Douglas Reynolds VC

b. 21/09/1881 Bristol, Avon. d. 23/02/1916 Le Touquet, France.

Douglas Reynolds (1882-1916) was born at 5 Miles Road, Clifton, Bristol on 21st September 1881. His father was Captain (later Honorary Lieutenant Colonel) Henry Charles Reynolds, who served in the Royal Engineers. His mother was Sarah Eleanor Baker nee Goodwyn. His parents married in Clifton on 17th April 1877. After his father left the Army in 1881, the family settled at 44 Royal York Crescent, Clifton. Douglas had three brothers, including Basil, who died in 1896 aged just 12, and a sister. Douglas was educated at Glyngarth Preparatory School and Cheltenham College, where he was a member of the Rifle Corps.

Douglas Reynolds VC

Douglas entered the Royal Military Academy Woolwich in 1898 and was commissioned on 6th January 1900. He was promoted to Lieutenant in 1901 and served with the Mounted Infantry in South Africa for the last four months of the war. With the Royal Field Artillery, he served with 148 Battery at Aldershot, 4 Battery at Newcastle, Natal, 42 Battery at Bradford, 78 Battery at Neemuch, Bombay, and commanded No 1 Ammunition Column at Campbellpore and later Nowshera, India in 1911. In June 1912, whilst in India he became a freemason, a member of Kitchener Lodge, Simla, No 2998.

Douglas was in Ireland with his unit when war broke out and arrived in France on 20th August 1914. On 26th August 1914 at Le Cateau, France, Captain Reynolds took up two teams with volunteer drivers, to recapture two British guns and limbered up two guns under heavy artillery and infantry fire. Although the enemy was within 100 yards he managed, with the help of two drivers (Job Henry Charles Drain and Frederick Luke), to get one gun away safely. On 9th September at Pysloup, he reconnoitred at close range, discovered a battery which was holding up the advance and silenced it.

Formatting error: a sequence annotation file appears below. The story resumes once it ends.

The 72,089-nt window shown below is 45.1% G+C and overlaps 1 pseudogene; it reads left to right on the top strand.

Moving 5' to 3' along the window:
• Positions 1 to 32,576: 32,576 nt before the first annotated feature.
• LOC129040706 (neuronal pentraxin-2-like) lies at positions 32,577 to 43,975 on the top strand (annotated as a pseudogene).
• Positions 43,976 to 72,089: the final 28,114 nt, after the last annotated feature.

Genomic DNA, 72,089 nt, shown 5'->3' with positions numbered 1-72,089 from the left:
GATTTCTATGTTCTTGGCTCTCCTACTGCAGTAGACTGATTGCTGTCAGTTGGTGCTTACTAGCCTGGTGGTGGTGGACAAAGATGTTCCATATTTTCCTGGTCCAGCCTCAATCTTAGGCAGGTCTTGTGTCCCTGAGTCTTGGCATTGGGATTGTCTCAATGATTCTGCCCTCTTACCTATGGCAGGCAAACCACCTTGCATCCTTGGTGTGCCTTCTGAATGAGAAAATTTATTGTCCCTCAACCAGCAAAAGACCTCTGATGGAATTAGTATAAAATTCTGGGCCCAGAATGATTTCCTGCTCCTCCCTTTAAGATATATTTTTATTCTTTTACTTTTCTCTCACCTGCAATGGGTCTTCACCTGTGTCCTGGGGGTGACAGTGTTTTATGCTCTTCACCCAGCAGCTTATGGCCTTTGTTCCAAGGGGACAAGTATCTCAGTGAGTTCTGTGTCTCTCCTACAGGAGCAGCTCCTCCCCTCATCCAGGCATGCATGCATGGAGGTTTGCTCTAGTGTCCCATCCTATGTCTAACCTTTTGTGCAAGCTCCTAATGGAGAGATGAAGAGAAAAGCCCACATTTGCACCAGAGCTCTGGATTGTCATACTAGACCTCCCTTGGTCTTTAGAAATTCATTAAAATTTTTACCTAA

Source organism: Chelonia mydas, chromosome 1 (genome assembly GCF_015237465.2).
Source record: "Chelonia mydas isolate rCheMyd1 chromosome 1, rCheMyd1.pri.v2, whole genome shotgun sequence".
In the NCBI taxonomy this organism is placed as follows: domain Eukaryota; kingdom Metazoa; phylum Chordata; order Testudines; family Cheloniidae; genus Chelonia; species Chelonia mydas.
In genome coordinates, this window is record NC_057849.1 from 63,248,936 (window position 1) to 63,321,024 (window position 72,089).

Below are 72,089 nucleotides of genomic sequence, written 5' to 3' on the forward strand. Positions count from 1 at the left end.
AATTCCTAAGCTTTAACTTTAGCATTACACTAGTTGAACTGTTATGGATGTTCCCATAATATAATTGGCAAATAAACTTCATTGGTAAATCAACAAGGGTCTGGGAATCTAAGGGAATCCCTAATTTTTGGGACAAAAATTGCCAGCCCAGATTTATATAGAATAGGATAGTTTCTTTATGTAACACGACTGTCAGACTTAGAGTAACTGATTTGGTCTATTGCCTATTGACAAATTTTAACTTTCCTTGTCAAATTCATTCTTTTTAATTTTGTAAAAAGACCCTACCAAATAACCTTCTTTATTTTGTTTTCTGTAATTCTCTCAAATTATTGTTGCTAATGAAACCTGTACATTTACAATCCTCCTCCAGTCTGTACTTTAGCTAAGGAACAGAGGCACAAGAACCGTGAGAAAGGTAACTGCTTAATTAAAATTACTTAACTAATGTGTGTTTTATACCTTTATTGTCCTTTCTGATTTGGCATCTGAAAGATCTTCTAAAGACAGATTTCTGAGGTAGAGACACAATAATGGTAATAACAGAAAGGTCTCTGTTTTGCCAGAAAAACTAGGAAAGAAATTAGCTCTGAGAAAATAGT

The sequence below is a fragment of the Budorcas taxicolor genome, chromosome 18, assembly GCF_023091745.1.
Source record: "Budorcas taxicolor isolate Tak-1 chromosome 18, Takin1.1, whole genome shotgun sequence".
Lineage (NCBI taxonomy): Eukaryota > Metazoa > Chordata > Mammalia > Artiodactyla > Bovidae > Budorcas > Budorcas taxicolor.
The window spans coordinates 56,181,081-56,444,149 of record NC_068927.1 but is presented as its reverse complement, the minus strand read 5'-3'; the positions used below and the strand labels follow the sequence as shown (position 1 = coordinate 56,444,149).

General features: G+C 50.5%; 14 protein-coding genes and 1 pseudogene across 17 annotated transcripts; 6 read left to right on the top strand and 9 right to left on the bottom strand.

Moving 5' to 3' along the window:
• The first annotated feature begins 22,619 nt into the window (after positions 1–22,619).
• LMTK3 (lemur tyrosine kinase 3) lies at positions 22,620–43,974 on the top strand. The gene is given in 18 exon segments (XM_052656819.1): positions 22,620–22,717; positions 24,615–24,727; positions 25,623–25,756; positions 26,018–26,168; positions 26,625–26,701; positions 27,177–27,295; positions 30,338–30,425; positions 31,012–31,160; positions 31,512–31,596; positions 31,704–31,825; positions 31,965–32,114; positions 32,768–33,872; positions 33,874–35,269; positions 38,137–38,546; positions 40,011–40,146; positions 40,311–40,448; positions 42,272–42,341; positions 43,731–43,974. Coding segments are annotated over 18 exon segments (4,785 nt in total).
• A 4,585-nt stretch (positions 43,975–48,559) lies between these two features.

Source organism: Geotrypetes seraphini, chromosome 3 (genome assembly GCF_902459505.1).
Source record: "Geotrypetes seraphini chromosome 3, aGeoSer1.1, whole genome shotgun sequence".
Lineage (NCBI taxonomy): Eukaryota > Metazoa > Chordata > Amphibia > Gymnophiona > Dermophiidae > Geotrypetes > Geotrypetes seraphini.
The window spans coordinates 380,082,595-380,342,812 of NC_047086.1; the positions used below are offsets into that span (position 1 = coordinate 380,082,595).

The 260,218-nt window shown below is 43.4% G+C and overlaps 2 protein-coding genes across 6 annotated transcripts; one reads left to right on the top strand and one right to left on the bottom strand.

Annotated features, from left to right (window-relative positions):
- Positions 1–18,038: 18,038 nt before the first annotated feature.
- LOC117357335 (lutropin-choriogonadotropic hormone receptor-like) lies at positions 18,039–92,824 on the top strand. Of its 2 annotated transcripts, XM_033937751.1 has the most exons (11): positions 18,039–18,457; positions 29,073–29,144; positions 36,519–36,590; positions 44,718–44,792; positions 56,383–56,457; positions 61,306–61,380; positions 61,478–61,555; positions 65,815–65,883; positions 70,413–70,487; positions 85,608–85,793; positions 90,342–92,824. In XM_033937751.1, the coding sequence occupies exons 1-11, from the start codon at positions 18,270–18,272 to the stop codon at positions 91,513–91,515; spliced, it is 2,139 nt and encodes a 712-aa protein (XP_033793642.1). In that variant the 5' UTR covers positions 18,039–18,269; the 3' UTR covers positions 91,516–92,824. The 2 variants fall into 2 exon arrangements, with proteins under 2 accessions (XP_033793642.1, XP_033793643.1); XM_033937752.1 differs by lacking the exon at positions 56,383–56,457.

He was seriously wounded on the Aisne on 15th September 1914 when a shrapnel bulley passed through his side and up into his chest, from where it could not be extracted. He was promoted to Major on 30th October 1914, and was awarded the French Croix de Chevalier de Legion d’Honneur on 3rd November 1914, with the gazetting of the Victoria Cross coming 13 days later. His Victoria Cross was presented to him by King George V at Buckingham Palace on 13th January 1915. On recovering from his wound, he trained a new howitzer battery in LXXXIII Brigade RFA, which he commanded and took into action.

He married Doris nee Petersen of Heron’s Ghyll, East Sussex on 29th March 1915 at Epsom, Surrey. She was the daughter of Danish ship owner, William (later Sir William) Petersen. He was Chairman of Petersen & Co Ltd, European and Brazilian Shipping Co Ltd and the British Committee of the International Shipping Registry. Douglas and his wife had a son, Douglas William Sinclair Petersen “Peter” Reynolds born at the end of January 1916. His son would be killed in action serving with the Irish Guards in Boulogne on 23rd May 1940.

Tragically, the month before his son’s birth, Douglas was knocked out by a gas shell and was appearing to be recovering from its effects. He decided to stay with his Battery, but subsequently he contracted septicaemia at No 1 Red Cross Hospital (Duchess of Westminster’s Hospital), Le Touquet, where he died on 23rd February 1916. He was buried in Etaples Military Cemetery, France. In addition to his VC, Douglas was awarded the Queen’s South Africa Medal with three clasps, 1914 Star with Mons clasp, British War Medal 1914-20, Victory Medal 1914-19 with Mentioned in Despatches oak leaf and the French Croix de Chevalier de Legion d’Honneur. The medals were part of a collection owned by Sir John Roper Wright, which were presented to the Royal Artillery in the 1940s, and are now held in the Royal Artillery Museum Collection. The medals are currently in storage as the Museum at Woolwich has been closed.






Kevin Brazier – Cemetery Map.

Thomas Stewart – Image of the Reynolds VC Medal Group at the RA Museum, Woolwich.

Brian Drummond – Image of Reynolds VC’s name on the Freemason’s Memorial, London.